Creating Your Own Threat Intel Through ‘Hunting’ & Visualization

How security analysts armed with a visual interface can use data science to find hidden attacks and the ‘unknown unknowns.’

As 'cyber defenders' we can no longer work with external threat intelligence alone. We have to stop relying on how attacks have been conducted in the past and start hunting for signs of compromises and anomalies in our environments. This is the only way that we have a fighting chance to find advanced perpetrators.

While I don't have a silver bullet, my recent observations have shown that traditional security devices like firewalls, intrusion detection systems, security information event management (SIEM),  and most notably anti virus are all based on signatures -- knowledge of past attacks and methods. Back in the days of script kiddies and worms, those approaches worked fairly well. But the threat landscape has changed drastically. Today’s attacks are surgically planned and executed by very skilled adversaries. No two attacks are the same. And even worse, there is an entire industry of cybercriminals who make money by selling services and custom attack code, making it possible for anyone to become an "advanced adversary."

The problem with threat intel
Many companies today subscribe to some sort of threat intelligence feeds. They often get lists of malicious IP addresses and other indicators of compromise (IOC). These IOCs have the same problems as the attack signatures from yesterday because indicators are only useful for broad-stroke attacks where maybe an entire industry is hit with the same malware. It won't help if you are dealing with a targeted attack that concerns only your company.

So what can you do? Generate your own threat intelligence by going on the hunt! Hunting is a tremendous asset for threat intelligence teams, letting security analysts look for signs of anomalies and attacks in as much data (logs) as they can get their hands on. The hunting function is one that relies on both security analysts’ knowledge of their organization and environment and their security experience. Hunting is not about algorithms or pre-canned rules and signatures that describe past attacks. For effective hunting, in addition to good analysts, you also need data and some analytical capabilities. This is not a tool you download off the Internet or buy off the shelf.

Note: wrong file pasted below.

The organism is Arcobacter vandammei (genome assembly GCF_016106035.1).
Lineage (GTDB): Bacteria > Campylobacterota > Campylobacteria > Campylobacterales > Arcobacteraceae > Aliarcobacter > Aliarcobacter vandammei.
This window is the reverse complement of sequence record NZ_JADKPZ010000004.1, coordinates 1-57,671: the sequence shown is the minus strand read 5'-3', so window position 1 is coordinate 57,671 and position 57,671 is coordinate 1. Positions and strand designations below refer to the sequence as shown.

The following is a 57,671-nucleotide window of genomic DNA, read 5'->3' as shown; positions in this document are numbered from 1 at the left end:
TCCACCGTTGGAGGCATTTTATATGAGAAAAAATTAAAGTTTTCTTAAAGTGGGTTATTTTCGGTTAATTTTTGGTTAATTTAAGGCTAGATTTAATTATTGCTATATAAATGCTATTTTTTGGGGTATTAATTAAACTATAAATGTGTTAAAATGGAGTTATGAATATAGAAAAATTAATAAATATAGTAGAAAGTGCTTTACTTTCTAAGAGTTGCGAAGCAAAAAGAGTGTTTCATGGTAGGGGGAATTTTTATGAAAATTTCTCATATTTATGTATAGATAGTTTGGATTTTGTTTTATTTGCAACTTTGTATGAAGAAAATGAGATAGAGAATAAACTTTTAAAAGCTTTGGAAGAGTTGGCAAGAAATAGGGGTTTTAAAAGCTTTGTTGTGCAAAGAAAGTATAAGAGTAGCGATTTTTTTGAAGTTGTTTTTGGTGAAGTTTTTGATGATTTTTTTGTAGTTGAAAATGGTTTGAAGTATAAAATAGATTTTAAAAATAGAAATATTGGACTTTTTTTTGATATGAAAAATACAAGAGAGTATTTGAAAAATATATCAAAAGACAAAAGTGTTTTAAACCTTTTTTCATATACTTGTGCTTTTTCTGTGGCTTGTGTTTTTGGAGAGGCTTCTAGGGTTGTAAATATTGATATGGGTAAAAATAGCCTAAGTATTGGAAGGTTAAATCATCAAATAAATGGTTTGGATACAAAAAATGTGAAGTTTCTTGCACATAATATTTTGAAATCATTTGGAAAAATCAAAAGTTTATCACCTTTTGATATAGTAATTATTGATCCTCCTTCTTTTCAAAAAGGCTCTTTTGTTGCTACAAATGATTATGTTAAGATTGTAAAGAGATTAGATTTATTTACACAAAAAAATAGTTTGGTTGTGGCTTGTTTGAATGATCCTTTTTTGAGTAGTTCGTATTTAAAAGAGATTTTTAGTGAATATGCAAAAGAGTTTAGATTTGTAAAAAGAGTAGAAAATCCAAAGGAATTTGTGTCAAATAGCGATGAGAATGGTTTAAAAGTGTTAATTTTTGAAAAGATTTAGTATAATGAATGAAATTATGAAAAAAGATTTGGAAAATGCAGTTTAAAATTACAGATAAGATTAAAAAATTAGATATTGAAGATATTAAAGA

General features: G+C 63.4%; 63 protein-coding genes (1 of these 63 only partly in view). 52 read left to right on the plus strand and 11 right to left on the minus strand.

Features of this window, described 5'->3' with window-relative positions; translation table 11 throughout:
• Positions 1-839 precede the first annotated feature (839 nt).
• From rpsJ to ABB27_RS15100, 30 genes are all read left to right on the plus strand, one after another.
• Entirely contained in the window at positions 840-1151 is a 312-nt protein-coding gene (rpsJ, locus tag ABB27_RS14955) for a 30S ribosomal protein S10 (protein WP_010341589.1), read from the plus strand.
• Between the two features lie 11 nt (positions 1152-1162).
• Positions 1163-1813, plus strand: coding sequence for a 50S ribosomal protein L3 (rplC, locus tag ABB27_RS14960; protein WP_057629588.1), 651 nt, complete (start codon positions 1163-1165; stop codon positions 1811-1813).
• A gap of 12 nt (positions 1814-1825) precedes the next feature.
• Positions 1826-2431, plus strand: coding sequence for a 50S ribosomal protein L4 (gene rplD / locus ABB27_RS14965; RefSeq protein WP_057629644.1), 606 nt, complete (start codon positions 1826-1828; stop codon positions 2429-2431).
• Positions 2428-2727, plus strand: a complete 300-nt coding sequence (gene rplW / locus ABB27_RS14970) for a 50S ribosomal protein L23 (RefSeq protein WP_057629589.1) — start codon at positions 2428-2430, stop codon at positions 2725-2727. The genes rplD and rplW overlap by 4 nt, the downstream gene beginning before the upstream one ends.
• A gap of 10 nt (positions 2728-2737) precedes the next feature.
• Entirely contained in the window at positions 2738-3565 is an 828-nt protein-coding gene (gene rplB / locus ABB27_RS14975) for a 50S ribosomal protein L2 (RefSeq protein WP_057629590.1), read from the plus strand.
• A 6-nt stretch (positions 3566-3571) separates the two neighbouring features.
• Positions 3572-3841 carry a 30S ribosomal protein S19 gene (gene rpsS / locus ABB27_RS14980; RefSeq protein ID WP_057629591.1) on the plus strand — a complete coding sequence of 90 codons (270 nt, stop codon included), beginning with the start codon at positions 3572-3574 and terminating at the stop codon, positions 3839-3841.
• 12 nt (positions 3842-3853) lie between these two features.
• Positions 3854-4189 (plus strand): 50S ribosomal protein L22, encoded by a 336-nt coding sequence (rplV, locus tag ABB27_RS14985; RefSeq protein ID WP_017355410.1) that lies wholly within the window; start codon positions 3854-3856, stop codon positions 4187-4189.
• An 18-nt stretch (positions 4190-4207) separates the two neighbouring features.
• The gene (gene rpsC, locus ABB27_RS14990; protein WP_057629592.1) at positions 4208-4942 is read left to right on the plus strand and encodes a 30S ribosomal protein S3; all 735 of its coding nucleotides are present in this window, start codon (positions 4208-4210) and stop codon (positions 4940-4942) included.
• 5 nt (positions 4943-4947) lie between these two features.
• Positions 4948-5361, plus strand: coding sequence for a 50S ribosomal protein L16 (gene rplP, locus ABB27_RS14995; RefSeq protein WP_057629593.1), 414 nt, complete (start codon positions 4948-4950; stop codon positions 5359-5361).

[Learn more from Raffael about using visual analytics to deliver actionable security intelligence during his training sessions at Black Hat 2015, Las Vegas August 1-2 & 3-4.]

Where to begin
Start with collecting as much data as you can. Get data from your SIEM, your log management tools, log files, etc. and collect it in a big data lake. If you already have a columnar data store containing your security data, that's a great starting point. If you don't, go get one. For scalability I recommend storing your data on Hadoop in a columnar data format. Unfortunately, your SIEM is not suited for hunting. It doesn't have the right scalability and is too closed off when it comes to adding analytics and visualization on top of it (see below).

Once the data is in a fast data store, you are ready to let the analysts interact with the data. Don't expose your analysts to the textual data and have them write SQL queries. You want to empower your analysts, not slow them down. Give them a visual interface to interactively explore the data. Visually displaying large amounts of data requires the use of aggregation. We simply don't have enough pixels to display all of the data. This falls in the camp of data science with summarization on the one end of the spectrum and complex unsupervised learning algorithms on the other end. In any case, make sure the data science complexities are staying hidden from the analysts. You don't want them having to understand how these complex algorithms work. You need your analysts to be experts in security.


A visualization of network traffic using a data science approach to color and plot traffic based on its similarity.

The unknown unknowns
The hunting or exploratory process is all about finding unknown and hidden attacks. If you already know what you are looking for, visualization can help identify those instances quicker and easier, but generally, visualization is used to find the unknown unknowns. Once identified, the unknowns then get translated into one of the traditional analytics approaches: rules, statistics, or behaviors. This way we can automate the process of finding them in the future.

Some of the insights the hunting process discovers can't be described with a traditional analytics approach. The parameters are not clear or change ever so slightly. However, visually those outliers are quite apparent. In those cases it is necessary to continue using visualization on a regular basis to keep finding new instances of the same type of attacks. Below is a visual representation of end point data from a simple "hunt" that uncovered rogue DNS traffic used to exfiltrate information.  



Graph 1 is a representation of how processes on an end point interact with external machines. The bar chart on the left shows the ports used in the communications. Graph 2 shows a zoom in on the DNS traffic, which is highlighted in red. Instead of using the default DNS server, we see that Chrome used a secondary DNS server as well. In a further drill down into the original records below, we see in Graph 3 the exact details of the traffic.

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